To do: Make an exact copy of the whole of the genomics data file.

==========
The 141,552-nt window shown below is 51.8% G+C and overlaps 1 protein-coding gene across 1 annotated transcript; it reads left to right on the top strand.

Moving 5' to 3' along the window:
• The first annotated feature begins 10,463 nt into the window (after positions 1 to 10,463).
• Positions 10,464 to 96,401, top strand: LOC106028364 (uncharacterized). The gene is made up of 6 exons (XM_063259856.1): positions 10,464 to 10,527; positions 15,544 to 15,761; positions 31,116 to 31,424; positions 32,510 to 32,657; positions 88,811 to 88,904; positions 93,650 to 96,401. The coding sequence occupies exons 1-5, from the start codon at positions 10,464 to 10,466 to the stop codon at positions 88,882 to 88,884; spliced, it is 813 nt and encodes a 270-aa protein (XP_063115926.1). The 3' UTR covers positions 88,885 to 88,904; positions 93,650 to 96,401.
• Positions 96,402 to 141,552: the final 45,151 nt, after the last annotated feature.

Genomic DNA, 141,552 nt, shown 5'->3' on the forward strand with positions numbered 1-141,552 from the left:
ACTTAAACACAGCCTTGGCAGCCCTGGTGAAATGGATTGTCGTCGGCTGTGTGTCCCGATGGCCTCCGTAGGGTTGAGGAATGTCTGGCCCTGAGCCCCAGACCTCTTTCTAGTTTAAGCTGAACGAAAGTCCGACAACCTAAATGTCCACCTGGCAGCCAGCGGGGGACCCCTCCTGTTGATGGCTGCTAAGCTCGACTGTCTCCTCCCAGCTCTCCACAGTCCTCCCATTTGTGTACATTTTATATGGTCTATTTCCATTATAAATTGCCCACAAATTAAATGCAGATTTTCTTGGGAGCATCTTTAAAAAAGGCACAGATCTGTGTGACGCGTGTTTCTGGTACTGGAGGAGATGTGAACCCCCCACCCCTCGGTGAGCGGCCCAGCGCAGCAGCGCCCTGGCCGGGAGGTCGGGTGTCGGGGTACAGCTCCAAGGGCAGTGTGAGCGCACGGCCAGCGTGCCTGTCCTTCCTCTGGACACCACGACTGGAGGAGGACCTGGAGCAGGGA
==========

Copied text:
The 141,552-nt window shown below is 51.8% G+C and overlaps 1 protein-coding gene across 1 annotated transcript; it reads left to right on the top strand.

Moving 5' to 3' along the window:
• The first annotated feature begins 10,463 nt into the window (after positions 1 to 10,463).
• Positions 10,464 to 96,401, top strand: LOC106028364 (uncharacterized). The gene is made up of 6 exons (XM_063259856.1): positions 10,464 to 10,527; positions 15,544 to 15,761; positions 31,116 to 31,424; positions 32,510 to 32,657; positions 88,811 to 88,904; positions 93,650 to 96,401. The coding sequence occupies exons 1-5, from the start codon at positions 10,464 to 10,466 to the stop codon at positions 88,882 to 88,884; spliced, it is 813 nt and encodes a 270-aa protein (XP_063115926.1). The 3' UTR covers positions 88,885 to 88,904; positions 93,650 to 96,401.
• Positions 96,402 to 141,552: the final 45,151 nt, after the last annotated feature.

Genomic DNA, 141,552 nt, shown 5'->3' on the forward strand with positions numbered 1-141,552 from the left:
ACTTAAACACAGCCTTGGCAGCCCTGGTGAAATGGATTGTCGTCGGCTGTGTGTCCCGATGGCCTCCGTAGGGTTGAGGAATGTCTGGCCCTGAGCCCCAGACCTCTTTCTAGTTTAAGCTGAACGAAAGTCCGACAACCTAAATGTCCACCTGGCAGCCAGCGGGGGACCCCTCCTGTTGATGGCTGCTAAGCTCGACTGTCTCCTCCCAGCTCTCCACAGTCCTCCCATTTGTGTACATTTTATATGGTCTATTTCCATTATAAATTGCCCACAAATTAAATGCAGATTTTCTTGGGAGCATCTTTAAAAAAGGCACAGATCTGTGTGACGCGTGTTTCTGGTACTGGAGGAGATGTGAACCCCCCACCCCTCGGTGAGCGGCCCAGCGCAGCAGCGCCCTGGCCGGGAGGTCGGGTGTCGGGGTACAGCTCCAAGGGCAGTGTGAGCGCACGGCCAGCGTGCCTGTCCTTCCTCTGGACACCACGACTGGAGGAGGACCTGGAGCAGGGA